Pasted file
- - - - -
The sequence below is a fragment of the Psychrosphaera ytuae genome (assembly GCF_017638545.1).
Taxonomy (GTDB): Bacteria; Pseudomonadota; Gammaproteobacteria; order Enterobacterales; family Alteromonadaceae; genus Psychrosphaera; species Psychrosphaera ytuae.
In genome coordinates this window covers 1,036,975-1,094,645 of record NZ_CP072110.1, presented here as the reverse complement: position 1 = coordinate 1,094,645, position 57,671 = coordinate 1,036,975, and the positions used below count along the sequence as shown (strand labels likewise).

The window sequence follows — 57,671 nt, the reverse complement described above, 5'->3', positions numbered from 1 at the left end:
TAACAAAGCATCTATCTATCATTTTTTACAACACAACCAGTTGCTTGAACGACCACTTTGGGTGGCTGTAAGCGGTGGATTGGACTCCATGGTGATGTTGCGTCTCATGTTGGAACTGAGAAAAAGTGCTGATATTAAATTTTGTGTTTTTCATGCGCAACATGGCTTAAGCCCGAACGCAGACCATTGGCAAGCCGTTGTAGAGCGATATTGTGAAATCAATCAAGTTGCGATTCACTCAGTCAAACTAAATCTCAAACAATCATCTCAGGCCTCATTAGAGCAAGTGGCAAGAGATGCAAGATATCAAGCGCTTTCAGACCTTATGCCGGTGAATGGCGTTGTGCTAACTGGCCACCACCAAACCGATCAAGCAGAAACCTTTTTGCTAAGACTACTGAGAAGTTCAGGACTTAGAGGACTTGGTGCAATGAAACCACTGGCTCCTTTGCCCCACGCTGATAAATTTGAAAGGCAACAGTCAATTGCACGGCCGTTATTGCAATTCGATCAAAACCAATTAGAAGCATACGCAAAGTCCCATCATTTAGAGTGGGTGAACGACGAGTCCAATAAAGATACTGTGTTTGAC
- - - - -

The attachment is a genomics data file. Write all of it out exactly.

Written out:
The sequence below is a fragment of the Psychrosphaera ytuae genome (assembly GCF_017638545.1).
Taxonomy (GTDB): Bacteria; Pseudomonadota; Gammaproteobacteria; order Enterobacterales; family Alteromonadaceae; genus Psychrosphaera; species Psychrosphaera ytuae.
In genome coordinates this window covers 1,036,975-1,094,645 of record NZ_CP072110.1, presented here as the reverse complement: position 1 = coordinate 1,094,645, position 57,671 = coordinate 1,036,975, and the positions used below count along the sequence as shown (strand labels likewise).

The window sequence follows — 57,671 nt, the reverse complement described above, 5'->3', positions numbered from 1 at the left end:
TAACAAAGCATCTATCTATCATTTTTTACAACACAACCAGTTGCTTGAACGACCACTTTGGGTGGCTGTAAGCGGTGGATTGGACTCCATGGTGATGTTGCGTCTCATGTTGGAACTGAGAAAAAGTGCTGATATTAAATTTTGTGTTTTTCATGCGCAACATGGCTTAAGCCCGAACGCAGACCATTGGCAAGCCGTTGTAGAGCGATATTGTGAAATCAATCAAGTTGCGATTCACTCAGTCAAACTAAATCTCAAACAATCATCTCAGGCCTCATTAGAGCAAGTGGCAAGAGATGCAAGATATCAAGCGCTTTCAGACCTTATGCCGGTGAATGGCGTTGTGCTAACTGGCCACCACCAAACCGATCAAGCAGAAACCTTTTTGCTAAGACTACTGAGAAGTTCAGGACTTAGAGGACTTGGTGCAATGAAACCACTGGCTCCTTTGCCCCACGCTGATAAATTTGAAAGGCAACAGTCAATTGCACGGCCGTTATTGCAATTCGATCAAAACCAATTAGAAGCATACGCAAAGTCCCATCATTTAGAGTGGGTGAACGACGAGTCCAATAAAGATACTGTGTTTGAC